By contrast, most of the other video services like YouTube and Revver are essentially popularizing a new art form. These players are re-igniting the popularity of what I would consider "variety show" short-form clips (e.g. SNL clips). But since a lot of the production is user-generated, and production quality is not necessarily a factor, these startups are not going after the core of Hollywood.

As for Brightcove, they seem to be focused on disrupting traditional TV distribution channels (e.g. cable, satellite, and upcoming telco-IPTV). So they're not really going after traditional Hollywood either.

Hope this makes sense. :)

Posted by: Robert Young at April 18, 2006 06:24 PM

You may want to take a look at blip.tv, which is a videoblogging service with quite a following in the tight-knight videoblogging community.

I'm a founder of blip, so I'm a little biased, though.

Yours,

Mike Hudack

CEO, blip.tv

Posted by: Mike Hudack at April 20, 2006 01:37 PM

Hey Mike,

Thanks, I have heard good things about Blip.

Posted by: Heather Green at April 20, 2006 01:59 PM

Well at Ideabloom we are going a different route. We're still under the radar as things get put together. We have located outside Silicon Valley. The main reason, price. It just costs too much to do this type of work in California. It ranks at the top of the list of high cost locations. Why build a new entertainment capital on the landfill of the old one. Especially, when you have to compete against Canada, and India. Of course I don't really want to change anyone elses mind about this. Great Job stay there.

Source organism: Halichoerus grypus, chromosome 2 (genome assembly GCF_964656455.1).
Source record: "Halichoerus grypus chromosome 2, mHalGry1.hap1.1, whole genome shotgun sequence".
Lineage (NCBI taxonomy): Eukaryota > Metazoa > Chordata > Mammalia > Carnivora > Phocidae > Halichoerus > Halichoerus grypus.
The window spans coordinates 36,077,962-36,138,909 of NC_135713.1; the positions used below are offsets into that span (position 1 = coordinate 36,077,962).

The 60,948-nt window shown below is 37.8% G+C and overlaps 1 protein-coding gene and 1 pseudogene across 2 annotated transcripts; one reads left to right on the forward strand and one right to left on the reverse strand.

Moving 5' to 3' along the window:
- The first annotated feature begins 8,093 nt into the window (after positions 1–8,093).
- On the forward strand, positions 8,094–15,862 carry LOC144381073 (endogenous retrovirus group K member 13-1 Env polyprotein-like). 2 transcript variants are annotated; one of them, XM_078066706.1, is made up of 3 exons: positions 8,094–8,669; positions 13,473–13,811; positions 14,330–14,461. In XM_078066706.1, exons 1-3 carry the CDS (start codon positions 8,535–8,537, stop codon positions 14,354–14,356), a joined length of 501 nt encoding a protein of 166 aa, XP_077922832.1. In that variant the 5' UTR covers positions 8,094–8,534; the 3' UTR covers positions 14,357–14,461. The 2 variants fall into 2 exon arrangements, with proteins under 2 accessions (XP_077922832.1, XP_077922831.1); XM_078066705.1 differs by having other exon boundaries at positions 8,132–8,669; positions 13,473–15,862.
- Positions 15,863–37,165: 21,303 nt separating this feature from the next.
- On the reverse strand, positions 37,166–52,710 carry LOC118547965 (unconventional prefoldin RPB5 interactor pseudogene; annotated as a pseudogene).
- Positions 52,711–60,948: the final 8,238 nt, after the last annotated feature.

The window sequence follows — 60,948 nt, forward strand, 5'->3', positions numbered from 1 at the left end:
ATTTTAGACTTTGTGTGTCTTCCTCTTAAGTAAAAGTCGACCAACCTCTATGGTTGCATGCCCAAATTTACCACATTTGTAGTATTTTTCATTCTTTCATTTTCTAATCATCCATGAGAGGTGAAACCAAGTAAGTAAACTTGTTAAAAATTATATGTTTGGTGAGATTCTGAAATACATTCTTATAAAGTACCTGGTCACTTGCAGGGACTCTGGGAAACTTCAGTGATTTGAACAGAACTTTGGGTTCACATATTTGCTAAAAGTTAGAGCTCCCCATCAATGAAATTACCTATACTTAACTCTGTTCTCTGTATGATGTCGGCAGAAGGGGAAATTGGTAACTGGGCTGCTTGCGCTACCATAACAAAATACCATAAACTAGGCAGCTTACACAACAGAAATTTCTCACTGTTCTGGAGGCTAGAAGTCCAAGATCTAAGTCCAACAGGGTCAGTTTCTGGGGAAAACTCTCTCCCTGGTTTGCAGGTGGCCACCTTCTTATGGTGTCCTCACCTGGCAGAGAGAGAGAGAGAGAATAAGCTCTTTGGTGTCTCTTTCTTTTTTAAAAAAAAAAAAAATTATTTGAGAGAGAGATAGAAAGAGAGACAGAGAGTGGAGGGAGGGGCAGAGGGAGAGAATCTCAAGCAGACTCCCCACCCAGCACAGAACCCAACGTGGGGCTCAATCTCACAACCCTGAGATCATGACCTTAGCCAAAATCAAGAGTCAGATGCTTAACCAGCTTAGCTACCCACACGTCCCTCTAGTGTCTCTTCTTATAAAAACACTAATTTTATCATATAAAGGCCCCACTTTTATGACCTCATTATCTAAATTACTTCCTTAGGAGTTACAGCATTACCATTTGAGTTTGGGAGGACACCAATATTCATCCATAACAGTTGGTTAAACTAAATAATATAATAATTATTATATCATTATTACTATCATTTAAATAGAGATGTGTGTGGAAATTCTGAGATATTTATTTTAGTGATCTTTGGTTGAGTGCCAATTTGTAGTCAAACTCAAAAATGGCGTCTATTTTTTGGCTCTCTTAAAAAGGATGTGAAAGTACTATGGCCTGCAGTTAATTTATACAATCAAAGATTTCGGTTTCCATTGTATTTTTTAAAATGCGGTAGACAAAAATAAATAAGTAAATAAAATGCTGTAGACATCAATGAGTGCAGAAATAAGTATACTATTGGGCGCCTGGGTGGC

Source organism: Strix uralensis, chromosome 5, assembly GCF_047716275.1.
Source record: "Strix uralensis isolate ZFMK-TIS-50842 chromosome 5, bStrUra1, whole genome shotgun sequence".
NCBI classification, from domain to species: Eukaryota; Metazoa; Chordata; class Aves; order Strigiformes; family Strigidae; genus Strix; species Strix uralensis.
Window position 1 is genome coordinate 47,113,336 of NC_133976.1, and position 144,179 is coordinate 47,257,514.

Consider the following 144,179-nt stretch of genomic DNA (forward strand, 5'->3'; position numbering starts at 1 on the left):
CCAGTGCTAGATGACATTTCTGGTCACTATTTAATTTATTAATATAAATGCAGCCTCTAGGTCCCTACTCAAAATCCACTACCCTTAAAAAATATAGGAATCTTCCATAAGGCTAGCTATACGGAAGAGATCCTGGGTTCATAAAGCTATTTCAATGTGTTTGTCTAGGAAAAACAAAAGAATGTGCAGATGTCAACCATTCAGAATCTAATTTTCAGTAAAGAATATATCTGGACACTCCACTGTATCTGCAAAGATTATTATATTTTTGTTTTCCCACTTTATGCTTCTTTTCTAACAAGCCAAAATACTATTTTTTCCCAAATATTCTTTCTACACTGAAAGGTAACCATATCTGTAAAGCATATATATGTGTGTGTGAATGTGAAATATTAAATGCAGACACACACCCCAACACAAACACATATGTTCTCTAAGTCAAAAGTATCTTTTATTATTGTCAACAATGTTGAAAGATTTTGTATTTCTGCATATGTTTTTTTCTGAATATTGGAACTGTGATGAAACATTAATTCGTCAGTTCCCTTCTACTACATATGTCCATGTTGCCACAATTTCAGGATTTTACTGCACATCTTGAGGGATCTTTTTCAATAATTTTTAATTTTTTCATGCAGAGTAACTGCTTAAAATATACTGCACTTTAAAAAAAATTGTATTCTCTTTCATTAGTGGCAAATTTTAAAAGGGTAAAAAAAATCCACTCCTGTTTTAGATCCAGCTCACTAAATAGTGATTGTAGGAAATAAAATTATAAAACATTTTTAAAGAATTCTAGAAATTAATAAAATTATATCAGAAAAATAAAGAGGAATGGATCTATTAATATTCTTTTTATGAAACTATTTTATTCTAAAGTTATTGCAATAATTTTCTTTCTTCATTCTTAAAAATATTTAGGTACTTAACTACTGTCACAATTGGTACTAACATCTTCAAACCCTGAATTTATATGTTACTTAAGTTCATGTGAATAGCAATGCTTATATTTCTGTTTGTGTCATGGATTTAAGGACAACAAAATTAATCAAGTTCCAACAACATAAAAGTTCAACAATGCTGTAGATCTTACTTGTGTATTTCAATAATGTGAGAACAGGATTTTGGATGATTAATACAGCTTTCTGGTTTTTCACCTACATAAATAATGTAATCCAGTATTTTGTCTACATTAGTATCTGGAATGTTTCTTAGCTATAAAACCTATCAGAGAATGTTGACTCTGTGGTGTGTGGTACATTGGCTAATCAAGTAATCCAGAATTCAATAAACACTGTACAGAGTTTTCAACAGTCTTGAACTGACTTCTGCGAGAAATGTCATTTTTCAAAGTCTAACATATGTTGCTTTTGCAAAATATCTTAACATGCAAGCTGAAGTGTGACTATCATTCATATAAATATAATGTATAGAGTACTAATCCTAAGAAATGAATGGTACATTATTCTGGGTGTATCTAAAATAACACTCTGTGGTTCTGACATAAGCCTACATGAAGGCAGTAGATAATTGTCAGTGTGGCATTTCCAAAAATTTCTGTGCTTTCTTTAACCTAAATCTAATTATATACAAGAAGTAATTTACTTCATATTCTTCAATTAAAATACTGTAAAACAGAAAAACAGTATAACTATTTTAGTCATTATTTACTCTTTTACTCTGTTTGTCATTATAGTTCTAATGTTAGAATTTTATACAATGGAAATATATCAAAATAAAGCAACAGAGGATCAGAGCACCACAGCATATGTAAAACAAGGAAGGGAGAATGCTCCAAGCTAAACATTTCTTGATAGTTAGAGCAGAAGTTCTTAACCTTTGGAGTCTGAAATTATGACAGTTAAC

Posted by: Jayson Evans at April 24, 2006 10:13 PM

Very nice piece, and I'm track backing to it. You've identified an important distinction in the online video space. There will be entertaining sites for short clips and big plays (like Veoh) for long-form. What I find most interesting is the new model (like Revver) whereby an amateur with a short viral clip can -- for the first time -- make some money. This is a paradigm shift not just a new website or new channel for Hollywood. Imagine how much money the Numa Numa kid would have earned if Revver was around at that time! -Nalts @ www.willvideoforfood.com

Posted by: Kevin Nalty at May 10, 2006 11:26 AM

I was so impressed with your description of what VEOH is that I just uploaded 50 of our big cat movie clips there. We have been looking for a place to host high quality video of the lions and tigers without the horrific cost that a little non profit cannot afford. I think VEOH is going to do great things for the non profit sector as well by providing us a way to reach our donors.

Posted by: Carole Baskin Founder of Big Cat Rescue at December 30, 2006 01:14 PM

I Have a Veoh and I Love it, it is way better and way morefun than Mypace I mean I am tiffo4295 on veoh and I have Uploaded 9 Videos......so far

Posted by: Tiffany at March 20, 2007 03:56 PM